Orbitofrontal and Insular Cortex: Neural Responses to Cocaine-Associated Cues and Cocaine Self-Administration

Department of Psychiatry, TRL, University of Pennsylvania, Philadelphia, Pennsylvania 19104, USA.
Synapse (Impact Factor: 2.13). 01/2010; 64(1):1-13. DOI: 10.1002/syn.20698
Source: PubMed


Based on neuro-imaging studies in cocaine-addicted humans, it is hypothesized that increases in neural activity within several regions of the prefrontal cortex contribute to cue-induced cocaine seeking and cocaine-induced compulsive drug self-administration. However, electrophysiological tests of these hypotheses are lacking. In the present study, animals were trained to self-administer cocaine (0.75 mg/kg) for 14 days. On the 14th day, we conducted electrophysiological recordings of lateral orbitofrontal (LO) and ventral anterior insula (AIV) neurons. A subset of the combined population of recorded neurons showed a change in firing rate in association with one or more of the following discrete events: (1) presentation of a discriminative stimulus that signaled the onset of the self-administration session, (2) occurrence of the first cocaine-directed operant response, (3) occurrence of a cocaine-reinforced press, and (4) presentation of cues normally paired with delivery of the cocaine reinforcer. The majority of the stimulus- and response-related changes in firing involved a brief increase in firing during the stimulus and response event, respectively. In addition to these event-specific responses, approximately half of the recorded neurons exhibited a sustained change in average firing (i.e., discharges per 30-s bin) during the cocaine self-administration session, relative to average firing during a presession, drug-free period (referred to as session changes). The prevalence of session-increases and decreases were not significantly different. These and other findings are discussed in relation to hypotheses about cue-evoked and cocaine-maintained cocaine-directed behavior.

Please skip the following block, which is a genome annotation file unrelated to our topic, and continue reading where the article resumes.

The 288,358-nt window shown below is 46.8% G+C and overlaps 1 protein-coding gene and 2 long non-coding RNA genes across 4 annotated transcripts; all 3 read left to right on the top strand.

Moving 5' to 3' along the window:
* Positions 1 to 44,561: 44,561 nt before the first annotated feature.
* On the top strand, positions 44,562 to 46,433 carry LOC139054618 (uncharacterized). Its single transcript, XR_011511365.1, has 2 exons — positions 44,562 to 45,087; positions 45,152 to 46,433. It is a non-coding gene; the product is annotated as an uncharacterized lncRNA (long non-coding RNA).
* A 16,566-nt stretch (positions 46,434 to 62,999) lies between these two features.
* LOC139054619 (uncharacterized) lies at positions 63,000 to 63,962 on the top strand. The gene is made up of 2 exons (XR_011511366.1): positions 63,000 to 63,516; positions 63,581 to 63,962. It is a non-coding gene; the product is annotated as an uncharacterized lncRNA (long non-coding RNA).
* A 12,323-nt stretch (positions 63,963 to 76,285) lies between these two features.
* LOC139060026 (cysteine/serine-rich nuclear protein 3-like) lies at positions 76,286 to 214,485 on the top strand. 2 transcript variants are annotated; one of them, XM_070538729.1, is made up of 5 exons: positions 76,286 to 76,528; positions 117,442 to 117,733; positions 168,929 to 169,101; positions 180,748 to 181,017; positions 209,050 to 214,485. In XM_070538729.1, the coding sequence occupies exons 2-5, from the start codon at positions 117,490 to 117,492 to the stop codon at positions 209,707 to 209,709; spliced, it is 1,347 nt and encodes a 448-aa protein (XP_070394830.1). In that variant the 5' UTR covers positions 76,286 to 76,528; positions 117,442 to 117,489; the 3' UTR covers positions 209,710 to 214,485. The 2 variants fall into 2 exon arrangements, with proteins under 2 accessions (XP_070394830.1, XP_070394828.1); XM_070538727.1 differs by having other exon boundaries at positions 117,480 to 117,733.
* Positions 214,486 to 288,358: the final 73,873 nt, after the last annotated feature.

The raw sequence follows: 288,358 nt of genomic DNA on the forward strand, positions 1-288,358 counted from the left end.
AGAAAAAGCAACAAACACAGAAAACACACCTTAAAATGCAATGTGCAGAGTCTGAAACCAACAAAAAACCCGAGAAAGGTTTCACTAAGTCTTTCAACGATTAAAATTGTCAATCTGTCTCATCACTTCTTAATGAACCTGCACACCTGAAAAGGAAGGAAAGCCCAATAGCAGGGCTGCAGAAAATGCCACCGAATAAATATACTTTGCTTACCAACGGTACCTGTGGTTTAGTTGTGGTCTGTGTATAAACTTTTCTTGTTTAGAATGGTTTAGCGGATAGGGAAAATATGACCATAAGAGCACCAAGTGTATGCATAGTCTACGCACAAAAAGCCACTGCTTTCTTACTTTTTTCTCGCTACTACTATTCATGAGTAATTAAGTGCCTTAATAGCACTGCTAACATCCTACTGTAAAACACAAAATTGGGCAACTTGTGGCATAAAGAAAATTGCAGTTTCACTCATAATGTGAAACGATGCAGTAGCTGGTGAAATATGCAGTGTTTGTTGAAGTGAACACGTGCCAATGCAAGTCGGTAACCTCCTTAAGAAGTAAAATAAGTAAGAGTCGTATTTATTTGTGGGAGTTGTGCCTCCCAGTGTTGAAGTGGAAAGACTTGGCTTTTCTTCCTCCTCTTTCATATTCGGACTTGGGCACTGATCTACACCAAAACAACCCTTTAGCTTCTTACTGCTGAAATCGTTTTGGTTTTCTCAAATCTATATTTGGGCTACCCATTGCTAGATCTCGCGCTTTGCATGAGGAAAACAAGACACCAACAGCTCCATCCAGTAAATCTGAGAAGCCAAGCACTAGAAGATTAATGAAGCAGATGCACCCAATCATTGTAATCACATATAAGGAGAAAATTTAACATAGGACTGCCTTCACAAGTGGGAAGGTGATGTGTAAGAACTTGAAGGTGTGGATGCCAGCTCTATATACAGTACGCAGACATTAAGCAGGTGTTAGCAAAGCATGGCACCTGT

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    • "Many of these neurons are activated only by cues that were previously associated with one reward (cocaine) but not by another reward (food) (Carelli and Ijames, 2001; Carelli, 2002b) which suggests that reward-associated cues or contexts are also encoded in distinct ensembles. Similar types of drug-and cue-induced phasic firing have been observed in different areas of the prefrontal cortex (Chang et al., 1997a; Chang et al., 1997b; Chang et al., 1998; Chang et al., 2000; Guillem et al., 2010; West et al., 2014). Overall, these studies support the hypothesis that distinct neuronal ensembles encode different learned associations underlying drug-and non-drug related behaviors. "
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